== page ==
What Do Punk Rock Libertarians Really Think About Rand Paul?!

12

It seems to me that every time the good folks over here at Punk Rock Libertarians post any article pertaining to Rand Paul, we get a whole slew of complaints and baseless criticism due to merely sharing articles pertaining to liberty issues invoking Rand. Is Rand a libertarian? He himself has said that he’s not. I believe a good way to describe Rand would be as a “libertarian- leaning constitutional conservative”. It seems to me that no matter what your views of Rand are, like it or not for many he is the face of libertarianism in modern mainstream American politics. I’ve compiled a question and answer session for all of the Facebook moderators of PRL explaining their views on Rand. Let’s alleviate the confusion: “What do Punk Rock Libertarians really think of Rand Paul?!”

What is your overall opinion of Rand Paul?

Matt Bergman: I thoroughly believe Rand to currently be the best thing libertarians have going for us in the Senate. However that doesn’t really say much does it? Mostly for me, Rand falls way short in the subject of getting the government out of the marriage business. Rand seems to be perfectly comfortable (and prefers) the government defining marriage by his own beliefs and denying others the right to define marriage by their own. As a voluntaryist, if Rand and I were locked in a room together discussing ideas we would be sure to not see completely eye to eye on many subjects. However I totally give him props on his recent public criticisms of prohibition and the racist prison industrial complex. It seems that many times when I actually hear of a good bill coming out of the Senate, Rand is the author. I believe that he addresses issues that most others don’t and then often times precedes to get those issues mainstream press. As far as comparing Rand to his father, I mostly feel like the apple fell far from the tree. However it could also be said that Rand’s more palatable brand of libertarian-leaning conservatism might reach a broader demographic and may be more successful at bringing issues of liberty to the mainstream.

Jared Schneiderman: I’ve always thought of Rand Paul as like a libertarian Trojan horse to the GOP. He has been able to appeal to the religious conservatives of the party while still being liberty-minded and an advocate of the free market. There are still several issues I disagree with him on, including his stance on gay marriage and abortion. But I’d like to think that he is just playing the political game, and that upon being elected for President he would flip the switch and go full bore libertarian. It’s hard to say though.

John Vibes: I am not a political person, so I rarely trust politicians. However, Ron Paul was one of the few who actually spoke the truth about war, economics, the drug war, and the state in general. His son Rand Paul seems to compromise much more, a strategy that I don’t believe will make any progress for freedom.

Brian Combs: Rand Paul is my favorite senator. He could use some work on a number of social issues but he’s really the only person in the Senate that I find myself frequently agreeing with. I also think he’s the best chance that libertarians have in 2016. He may not be the most ideologically pure candidate but he’s proven himself to be politically viable, even outside of his fathers supporters.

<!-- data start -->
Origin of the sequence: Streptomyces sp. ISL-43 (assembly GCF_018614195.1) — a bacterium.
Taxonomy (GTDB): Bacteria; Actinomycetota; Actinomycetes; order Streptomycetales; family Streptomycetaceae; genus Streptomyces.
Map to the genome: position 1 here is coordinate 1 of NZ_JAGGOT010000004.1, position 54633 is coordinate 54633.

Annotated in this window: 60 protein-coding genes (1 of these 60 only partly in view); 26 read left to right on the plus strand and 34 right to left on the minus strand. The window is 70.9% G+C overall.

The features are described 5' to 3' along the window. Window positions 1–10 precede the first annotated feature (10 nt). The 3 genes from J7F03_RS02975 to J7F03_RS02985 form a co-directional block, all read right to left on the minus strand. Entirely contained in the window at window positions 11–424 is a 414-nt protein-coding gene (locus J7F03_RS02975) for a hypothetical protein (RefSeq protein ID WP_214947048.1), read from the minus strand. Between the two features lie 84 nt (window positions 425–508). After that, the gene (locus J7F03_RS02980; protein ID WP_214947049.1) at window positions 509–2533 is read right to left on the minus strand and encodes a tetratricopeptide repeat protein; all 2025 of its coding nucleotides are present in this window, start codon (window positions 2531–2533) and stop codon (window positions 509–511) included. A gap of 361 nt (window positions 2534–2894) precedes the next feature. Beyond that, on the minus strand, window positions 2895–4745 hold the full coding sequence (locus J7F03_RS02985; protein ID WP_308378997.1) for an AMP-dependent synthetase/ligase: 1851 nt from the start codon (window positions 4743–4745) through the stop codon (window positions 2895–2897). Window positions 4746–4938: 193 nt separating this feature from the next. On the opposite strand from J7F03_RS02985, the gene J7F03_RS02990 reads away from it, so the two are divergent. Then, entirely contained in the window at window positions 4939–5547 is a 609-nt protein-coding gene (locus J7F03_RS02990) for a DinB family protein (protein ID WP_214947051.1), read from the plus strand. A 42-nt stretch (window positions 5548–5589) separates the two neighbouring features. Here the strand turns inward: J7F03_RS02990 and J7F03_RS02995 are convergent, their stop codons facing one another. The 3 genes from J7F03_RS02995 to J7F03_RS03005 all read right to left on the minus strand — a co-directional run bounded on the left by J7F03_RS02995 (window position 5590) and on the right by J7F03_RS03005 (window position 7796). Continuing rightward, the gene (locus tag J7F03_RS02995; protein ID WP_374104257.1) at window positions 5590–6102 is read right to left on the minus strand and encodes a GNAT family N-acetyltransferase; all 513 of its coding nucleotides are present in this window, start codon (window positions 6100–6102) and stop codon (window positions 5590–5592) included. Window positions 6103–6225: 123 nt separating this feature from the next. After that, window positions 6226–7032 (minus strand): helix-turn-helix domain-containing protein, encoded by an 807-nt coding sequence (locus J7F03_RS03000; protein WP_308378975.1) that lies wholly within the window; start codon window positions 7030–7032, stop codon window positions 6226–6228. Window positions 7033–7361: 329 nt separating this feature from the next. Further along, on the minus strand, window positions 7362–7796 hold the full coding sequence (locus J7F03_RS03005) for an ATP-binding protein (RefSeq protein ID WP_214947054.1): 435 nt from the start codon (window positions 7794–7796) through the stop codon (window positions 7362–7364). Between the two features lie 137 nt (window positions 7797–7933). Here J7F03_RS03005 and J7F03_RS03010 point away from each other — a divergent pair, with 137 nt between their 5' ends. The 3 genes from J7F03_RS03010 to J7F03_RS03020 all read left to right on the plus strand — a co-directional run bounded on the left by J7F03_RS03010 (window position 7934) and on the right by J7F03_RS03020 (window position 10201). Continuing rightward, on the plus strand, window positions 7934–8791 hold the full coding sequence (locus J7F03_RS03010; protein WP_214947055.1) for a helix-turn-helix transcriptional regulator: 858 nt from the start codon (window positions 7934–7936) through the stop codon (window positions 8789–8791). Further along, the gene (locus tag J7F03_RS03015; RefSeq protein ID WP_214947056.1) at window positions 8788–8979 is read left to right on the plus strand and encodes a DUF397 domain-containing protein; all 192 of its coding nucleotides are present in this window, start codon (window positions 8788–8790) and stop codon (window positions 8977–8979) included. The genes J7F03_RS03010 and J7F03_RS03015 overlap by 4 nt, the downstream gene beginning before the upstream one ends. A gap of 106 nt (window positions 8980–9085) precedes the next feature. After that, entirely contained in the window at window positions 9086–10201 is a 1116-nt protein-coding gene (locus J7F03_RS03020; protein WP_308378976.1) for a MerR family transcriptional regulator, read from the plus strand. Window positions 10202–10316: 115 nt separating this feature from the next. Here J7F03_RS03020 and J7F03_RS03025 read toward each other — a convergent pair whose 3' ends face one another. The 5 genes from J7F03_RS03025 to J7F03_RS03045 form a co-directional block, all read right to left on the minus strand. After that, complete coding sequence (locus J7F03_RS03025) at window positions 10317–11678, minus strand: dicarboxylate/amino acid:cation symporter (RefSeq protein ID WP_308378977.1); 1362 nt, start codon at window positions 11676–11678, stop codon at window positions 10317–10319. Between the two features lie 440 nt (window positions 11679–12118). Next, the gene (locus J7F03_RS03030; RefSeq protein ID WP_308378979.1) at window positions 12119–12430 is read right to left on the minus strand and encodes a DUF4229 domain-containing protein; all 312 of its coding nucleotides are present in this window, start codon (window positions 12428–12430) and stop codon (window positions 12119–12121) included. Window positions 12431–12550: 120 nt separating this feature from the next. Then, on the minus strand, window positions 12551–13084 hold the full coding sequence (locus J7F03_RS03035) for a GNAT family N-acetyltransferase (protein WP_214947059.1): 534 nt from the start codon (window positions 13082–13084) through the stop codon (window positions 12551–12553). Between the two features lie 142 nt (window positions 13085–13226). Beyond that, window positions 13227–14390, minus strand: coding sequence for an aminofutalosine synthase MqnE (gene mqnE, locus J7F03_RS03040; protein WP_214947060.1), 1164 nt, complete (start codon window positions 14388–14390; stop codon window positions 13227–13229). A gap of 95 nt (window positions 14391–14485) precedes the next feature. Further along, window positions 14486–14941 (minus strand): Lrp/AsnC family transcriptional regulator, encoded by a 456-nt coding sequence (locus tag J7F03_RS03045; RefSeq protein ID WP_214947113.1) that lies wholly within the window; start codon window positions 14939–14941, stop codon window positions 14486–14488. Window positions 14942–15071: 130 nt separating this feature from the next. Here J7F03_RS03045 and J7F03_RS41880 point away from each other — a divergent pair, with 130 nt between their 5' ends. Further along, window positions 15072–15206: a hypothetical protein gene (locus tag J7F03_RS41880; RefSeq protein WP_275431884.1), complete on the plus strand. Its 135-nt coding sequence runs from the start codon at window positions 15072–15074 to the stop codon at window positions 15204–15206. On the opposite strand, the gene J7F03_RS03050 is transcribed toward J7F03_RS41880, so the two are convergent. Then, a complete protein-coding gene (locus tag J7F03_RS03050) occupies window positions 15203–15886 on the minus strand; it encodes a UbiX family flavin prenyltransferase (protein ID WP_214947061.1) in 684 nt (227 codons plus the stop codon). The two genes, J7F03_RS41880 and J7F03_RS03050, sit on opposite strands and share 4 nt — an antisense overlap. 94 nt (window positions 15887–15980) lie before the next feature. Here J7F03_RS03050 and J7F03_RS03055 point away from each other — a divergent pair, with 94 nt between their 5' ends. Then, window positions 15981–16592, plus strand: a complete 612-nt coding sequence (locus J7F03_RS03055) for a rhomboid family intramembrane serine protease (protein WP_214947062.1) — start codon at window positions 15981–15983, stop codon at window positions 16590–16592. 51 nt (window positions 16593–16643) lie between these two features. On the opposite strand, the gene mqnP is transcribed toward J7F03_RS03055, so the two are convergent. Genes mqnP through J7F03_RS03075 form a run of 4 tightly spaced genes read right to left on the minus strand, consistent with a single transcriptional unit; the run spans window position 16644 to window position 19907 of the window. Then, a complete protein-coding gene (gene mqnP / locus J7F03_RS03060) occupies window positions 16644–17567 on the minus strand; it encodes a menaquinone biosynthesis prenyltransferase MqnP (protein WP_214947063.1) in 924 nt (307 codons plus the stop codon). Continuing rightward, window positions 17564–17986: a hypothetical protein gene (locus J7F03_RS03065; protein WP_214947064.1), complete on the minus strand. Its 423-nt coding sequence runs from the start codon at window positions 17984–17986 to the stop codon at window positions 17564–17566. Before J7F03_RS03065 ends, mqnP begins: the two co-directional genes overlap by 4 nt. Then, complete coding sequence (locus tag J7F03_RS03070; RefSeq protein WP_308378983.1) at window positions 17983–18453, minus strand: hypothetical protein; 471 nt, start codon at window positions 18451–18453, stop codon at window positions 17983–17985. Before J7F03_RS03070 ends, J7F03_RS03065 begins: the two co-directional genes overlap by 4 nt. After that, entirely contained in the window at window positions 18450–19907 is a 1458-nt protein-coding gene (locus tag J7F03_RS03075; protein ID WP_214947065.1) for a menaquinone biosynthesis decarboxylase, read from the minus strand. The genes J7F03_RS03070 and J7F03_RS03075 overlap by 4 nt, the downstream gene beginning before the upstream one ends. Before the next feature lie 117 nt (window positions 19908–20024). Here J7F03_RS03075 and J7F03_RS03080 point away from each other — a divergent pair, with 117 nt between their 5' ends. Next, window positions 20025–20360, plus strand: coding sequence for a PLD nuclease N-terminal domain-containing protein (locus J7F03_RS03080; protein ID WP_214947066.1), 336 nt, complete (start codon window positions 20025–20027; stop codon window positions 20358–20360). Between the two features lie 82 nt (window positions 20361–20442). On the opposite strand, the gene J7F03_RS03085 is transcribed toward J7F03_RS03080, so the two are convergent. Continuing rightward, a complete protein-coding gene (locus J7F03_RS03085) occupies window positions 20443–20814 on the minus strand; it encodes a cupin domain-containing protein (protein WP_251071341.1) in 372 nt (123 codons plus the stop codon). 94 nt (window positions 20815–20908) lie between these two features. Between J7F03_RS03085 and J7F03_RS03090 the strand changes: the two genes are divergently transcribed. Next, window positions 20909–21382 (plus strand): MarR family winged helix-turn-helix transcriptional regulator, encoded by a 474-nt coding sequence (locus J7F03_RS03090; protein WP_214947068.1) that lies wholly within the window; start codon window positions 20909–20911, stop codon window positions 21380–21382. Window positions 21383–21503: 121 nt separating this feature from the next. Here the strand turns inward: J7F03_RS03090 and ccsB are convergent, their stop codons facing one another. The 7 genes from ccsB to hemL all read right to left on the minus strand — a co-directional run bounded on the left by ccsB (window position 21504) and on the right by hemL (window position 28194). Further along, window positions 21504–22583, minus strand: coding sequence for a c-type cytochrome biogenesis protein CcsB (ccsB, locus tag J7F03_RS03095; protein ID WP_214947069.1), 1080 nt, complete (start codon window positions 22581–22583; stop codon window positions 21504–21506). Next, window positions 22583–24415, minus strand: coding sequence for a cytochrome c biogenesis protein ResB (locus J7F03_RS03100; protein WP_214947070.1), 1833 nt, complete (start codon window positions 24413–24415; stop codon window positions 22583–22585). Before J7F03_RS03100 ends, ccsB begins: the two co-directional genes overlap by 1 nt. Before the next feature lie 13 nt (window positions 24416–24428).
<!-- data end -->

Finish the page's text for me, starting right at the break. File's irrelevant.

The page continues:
Do you think that you would consider voting for Rand Paul in 2016?

Matt Bergman: Personally I don’t think I would ever vote for Rand Paul. However I don’t think less of people who would. I’m thankful that he’s around. I just don’t think I like him enough to sign my name under his. If he ever got elected President I’d probably be secretly happy on the inside because ultimately I feel like he’s probably the best guy out of everyone who could possibly get the job. While at the same time,the side of me that is very weary of two party politics fears that he may forever stain the term “libertarian” in two party politics. However, that concern may be a little far fetched considering that I still feel it would a be a vast and nearly impossible feat to be worse than any President that we’ve had in recent years.

Jared Schneiderman: I’m torn about whether I would vote for him or not. On the one hand, I don’t like to vote because I don’t want to endorse the system. If no one voted, the system would cease to function. But on the other hand, as that outcome is rather unlikely, I would be interested to see what would happen if Rand Paul were elected and if any progress would actually be made. Is it enough to have a libertarian in office, or is the system so fucked that it wouldn’t even matter? I guess we’ll have to wait and see.

John Vibes: I would not consider voting for Rand Paul.

Brian Combs: I plan to vote for him.

About Author

Matt Bergman

Matt Bergman founded Punk Rock Libertarians in 2010. Formerly played guitar and sang in the Baltimore punk band "TENWATCH" and currently plays guitar and sings in "post freedom".

  • Seth586